An unmoderated caucus is still a debate, just a less formal one. Work is still being done at all times. As chair, you need to make sure that things do not get out of hand. This includes the need to do the following:
Be aware of delegate strengths and weaknesses
It will become apparent which are your strong delegates.
Note which ones may have trouble inserting themselves into the debate.
Do the delegates know the correct information.
Watch for anything out the ordinary
If a delegate is going completely against what their country would normally do, please bring this to their attention.
If North Korea and the US are close allies, gently remind them that this is not realistic.
Look out for delegates who aren’t participating
Some first-time teams may have nervous delegates.
Gently suggest where they would fit in.
Watch out for “friendly” delegates
Some will try to flatter you because you are helping to choose award winners.
Remember, whether you like the delegate or not, treat them all equally.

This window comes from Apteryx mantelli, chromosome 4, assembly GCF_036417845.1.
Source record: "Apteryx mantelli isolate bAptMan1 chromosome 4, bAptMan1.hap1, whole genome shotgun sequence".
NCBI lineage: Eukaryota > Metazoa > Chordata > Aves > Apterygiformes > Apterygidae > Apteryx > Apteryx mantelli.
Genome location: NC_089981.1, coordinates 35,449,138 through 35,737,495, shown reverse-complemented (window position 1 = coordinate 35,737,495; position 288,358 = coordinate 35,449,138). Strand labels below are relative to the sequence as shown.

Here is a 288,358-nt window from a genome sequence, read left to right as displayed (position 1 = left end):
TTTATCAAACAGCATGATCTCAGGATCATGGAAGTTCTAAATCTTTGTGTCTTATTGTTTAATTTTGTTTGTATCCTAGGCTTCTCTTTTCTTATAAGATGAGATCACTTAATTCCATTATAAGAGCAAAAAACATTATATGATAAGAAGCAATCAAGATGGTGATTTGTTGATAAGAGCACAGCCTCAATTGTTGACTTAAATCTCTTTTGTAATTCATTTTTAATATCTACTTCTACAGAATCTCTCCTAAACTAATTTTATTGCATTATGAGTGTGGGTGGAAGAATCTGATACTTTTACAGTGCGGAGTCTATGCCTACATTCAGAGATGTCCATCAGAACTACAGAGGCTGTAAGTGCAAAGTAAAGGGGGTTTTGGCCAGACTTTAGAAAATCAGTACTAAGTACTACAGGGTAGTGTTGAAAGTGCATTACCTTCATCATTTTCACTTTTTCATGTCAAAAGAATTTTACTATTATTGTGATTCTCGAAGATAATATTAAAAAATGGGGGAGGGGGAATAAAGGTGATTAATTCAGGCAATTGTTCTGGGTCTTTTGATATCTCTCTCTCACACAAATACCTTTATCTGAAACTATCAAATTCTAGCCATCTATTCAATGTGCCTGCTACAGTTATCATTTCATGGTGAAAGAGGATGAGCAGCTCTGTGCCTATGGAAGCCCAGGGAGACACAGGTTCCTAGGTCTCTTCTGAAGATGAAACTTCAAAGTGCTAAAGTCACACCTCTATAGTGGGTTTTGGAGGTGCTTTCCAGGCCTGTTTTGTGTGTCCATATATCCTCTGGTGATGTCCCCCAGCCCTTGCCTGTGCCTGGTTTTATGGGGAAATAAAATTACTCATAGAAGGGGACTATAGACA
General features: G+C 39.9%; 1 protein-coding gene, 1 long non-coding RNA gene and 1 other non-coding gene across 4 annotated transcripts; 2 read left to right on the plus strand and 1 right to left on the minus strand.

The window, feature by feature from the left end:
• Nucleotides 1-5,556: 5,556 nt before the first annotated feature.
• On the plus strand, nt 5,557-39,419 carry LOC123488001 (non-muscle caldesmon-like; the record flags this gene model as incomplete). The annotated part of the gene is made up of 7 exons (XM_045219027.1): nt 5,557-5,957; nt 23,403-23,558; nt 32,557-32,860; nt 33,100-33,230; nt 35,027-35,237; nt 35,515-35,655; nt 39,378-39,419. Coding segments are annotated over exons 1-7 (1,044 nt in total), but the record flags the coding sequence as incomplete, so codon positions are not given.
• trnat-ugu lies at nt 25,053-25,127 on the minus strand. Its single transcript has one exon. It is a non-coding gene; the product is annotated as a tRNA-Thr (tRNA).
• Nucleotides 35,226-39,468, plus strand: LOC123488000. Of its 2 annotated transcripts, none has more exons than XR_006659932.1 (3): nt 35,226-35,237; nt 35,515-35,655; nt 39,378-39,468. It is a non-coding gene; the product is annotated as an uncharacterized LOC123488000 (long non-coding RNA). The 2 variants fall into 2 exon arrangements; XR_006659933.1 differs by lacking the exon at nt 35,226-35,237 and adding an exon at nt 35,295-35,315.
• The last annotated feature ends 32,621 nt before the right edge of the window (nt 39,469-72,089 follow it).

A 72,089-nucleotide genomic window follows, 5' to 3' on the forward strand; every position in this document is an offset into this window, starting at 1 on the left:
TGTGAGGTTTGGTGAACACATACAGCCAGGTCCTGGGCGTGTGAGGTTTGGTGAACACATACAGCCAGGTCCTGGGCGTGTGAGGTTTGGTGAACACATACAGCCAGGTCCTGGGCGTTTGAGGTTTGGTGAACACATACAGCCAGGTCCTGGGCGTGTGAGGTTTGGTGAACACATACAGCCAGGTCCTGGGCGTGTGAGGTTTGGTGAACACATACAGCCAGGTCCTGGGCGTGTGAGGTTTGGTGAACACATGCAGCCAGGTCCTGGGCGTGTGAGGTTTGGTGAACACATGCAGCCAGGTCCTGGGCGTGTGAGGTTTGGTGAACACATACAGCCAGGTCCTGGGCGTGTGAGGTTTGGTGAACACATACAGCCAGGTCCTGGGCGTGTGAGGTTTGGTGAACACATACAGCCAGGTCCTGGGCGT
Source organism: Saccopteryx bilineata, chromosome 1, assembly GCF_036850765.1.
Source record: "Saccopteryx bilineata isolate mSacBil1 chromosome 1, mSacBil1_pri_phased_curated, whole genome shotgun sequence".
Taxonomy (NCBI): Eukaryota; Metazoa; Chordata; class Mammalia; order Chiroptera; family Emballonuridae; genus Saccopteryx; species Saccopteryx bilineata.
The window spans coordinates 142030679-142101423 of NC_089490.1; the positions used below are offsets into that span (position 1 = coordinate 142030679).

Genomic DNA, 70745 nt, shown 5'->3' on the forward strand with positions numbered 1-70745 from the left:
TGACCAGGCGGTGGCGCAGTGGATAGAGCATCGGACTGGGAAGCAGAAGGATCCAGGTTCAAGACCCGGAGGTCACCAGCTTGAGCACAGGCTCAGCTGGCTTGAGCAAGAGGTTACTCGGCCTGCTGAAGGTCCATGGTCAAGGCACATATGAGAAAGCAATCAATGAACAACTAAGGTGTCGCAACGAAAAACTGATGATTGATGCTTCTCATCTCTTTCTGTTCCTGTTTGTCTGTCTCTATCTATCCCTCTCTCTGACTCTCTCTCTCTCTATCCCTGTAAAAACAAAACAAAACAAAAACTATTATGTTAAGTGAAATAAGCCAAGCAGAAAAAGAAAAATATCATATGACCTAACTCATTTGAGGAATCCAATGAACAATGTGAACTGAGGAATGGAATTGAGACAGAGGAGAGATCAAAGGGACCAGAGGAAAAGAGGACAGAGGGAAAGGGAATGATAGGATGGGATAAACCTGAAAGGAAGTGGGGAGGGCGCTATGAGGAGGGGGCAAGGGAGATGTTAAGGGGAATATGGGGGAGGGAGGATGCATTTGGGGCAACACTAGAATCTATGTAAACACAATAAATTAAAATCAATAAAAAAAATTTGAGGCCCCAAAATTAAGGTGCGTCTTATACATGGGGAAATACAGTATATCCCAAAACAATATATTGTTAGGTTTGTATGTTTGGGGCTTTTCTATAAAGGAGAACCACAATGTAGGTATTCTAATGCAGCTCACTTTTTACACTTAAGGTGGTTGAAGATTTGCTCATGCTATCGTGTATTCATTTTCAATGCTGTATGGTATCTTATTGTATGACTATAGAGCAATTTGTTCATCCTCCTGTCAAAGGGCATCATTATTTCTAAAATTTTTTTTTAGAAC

You will decide on the awards, so you have to know your delegates.
You will decide on the awards, so you have to know your delegates.
Never forget that you are in overall control of the room. You can steer delegates in the right direction if they need a little assistance, but most of the time you just need to be aware of who is doing what and how well they are doing it. Having successful unmoderated caucuses will lead to an overall successful committee session. If the caucuses are beneficial and productive, your committee will produce working papers that lead to resolutions. However, when awards are announced, and the wrong delegates chosen, a bad taste is left in everyone’s mouths. The way to avoid that is to watch the unmoderated caucus because that is what the real decisions are made. Make sure to see them.